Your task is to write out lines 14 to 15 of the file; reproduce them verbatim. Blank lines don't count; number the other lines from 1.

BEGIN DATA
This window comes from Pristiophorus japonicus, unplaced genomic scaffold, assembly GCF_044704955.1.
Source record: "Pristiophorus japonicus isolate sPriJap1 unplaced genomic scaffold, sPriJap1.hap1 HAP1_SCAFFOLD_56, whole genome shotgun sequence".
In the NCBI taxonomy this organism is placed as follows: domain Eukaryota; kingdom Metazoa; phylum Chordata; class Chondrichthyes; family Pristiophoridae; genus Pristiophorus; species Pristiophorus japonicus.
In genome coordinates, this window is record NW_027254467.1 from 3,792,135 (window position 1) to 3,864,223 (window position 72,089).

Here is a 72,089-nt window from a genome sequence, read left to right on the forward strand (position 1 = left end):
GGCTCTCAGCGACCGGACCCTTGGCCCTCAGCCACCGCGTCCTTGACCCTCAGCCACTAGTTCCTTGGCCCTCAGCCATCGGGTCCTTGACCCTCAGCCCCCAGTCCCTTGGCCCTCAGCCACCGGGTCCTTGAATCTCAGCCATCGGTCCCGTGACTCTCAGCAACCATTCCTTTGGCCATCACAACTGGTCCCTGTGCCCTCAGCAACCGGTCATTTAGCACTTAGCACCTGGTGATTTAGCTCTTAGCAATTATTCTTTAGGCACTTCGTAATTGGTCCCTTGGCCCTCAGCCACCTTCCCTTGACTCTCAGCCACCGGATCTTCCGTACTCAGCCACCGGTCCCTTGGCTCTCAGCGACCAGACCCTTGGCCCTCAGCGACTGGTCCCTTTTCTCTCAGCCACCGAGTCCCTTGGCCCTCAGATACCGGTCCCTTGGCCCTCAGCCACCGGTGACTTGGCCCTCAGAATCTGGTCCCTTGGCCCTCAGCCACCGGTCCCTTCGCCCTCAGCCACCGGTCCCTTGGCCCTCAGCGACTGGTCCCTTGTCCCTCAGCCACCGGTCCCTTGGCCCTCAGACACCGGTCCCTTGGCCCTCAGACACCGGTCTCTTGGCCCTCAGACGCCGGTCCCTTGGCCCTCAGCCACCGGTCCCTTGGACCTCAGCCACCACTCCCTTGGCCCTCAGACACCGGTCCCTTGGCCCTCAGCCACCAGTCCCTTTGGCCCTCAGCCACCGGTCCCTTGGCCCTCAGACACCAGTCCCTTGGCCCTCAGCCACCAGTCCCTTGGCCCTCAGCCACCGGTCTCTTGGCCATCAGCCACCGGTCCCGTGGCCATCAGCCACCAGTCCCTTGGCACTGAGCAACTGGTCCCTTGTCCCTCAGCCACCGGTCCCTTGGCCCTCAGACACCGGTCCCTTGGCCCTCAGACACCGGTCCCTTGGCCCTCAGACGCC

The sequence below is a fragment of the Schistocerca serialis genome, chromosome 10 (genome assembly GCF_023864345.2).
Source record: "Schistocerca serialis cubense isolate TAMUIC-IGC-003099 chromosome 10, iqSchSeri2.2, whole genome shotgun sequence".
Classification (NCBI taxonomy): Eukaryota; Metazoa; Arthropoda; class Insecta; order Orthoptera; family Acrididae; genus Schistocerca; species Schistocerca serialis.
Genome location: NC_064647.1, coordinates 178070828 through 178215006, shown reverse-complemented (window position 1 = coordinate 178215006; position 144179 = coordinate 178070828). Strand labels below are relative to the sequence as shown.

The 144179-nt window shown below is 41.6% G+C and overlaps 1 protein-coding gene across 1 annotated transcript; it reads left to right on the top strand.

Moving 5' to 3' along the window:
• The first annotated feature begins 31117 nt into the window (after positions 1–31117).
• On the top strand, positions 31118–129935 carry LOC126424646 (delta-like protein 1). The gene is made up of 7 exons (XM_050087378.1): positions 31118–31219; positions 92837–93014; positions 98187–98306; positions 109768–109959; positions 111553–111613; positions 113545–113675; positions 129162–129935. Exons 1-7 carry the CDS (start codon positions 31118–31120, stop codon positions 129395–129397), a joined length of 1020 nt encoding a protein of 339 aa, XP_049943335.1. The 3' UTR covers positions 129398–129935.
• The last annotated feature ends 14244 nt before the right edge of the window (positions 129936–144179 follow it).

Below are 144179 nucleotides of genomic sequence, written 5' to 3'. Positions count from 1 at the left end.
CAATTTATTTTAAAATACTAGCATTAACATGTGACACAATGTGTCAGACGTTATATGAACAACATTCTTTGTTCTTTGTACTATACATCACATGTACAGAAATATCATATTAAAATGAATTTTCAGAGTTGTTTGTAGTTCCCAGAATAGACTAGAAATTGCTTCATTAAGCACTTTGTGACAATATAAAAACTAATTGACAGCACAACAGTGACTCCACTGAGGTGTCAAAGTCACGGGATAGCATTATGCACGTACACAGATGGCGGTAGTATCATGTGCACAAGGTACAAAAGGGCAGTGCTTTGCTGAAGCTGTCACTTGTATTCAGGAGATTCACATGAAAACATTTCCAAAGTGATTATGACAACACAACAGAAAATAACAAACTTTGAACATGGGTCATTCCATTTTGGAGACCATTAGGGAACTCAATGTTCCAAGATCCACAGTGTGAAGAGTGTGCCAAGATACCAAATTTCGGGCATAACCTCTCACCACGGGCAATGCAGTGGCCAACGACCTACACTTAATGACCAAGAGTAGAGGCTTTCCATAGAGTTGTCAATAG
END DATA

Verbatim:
• On the top strand, positions 31118–129935 carry LOC126424646 (delta-like protein 1). The gene is made up of 7 exons (XM_050087378.1): positions 31118–31219; positions 92837–93014; positions 98187–98306; positions 109768–109959; positions 111553–111613; positions 113545–113675; positions 129162–129935. Exons 1-7 carry the CDS (start codon positions 31118–31120, stop codon positions 129395–129397), a joined length of 1020 nt encoding a protein of 339 aa, XP_049943335.1. The 3' UTR covers positions 129398–129935.
• The last annotated feature ends 14244 nt before the right edge of the window (positions 129936–144179 follow it).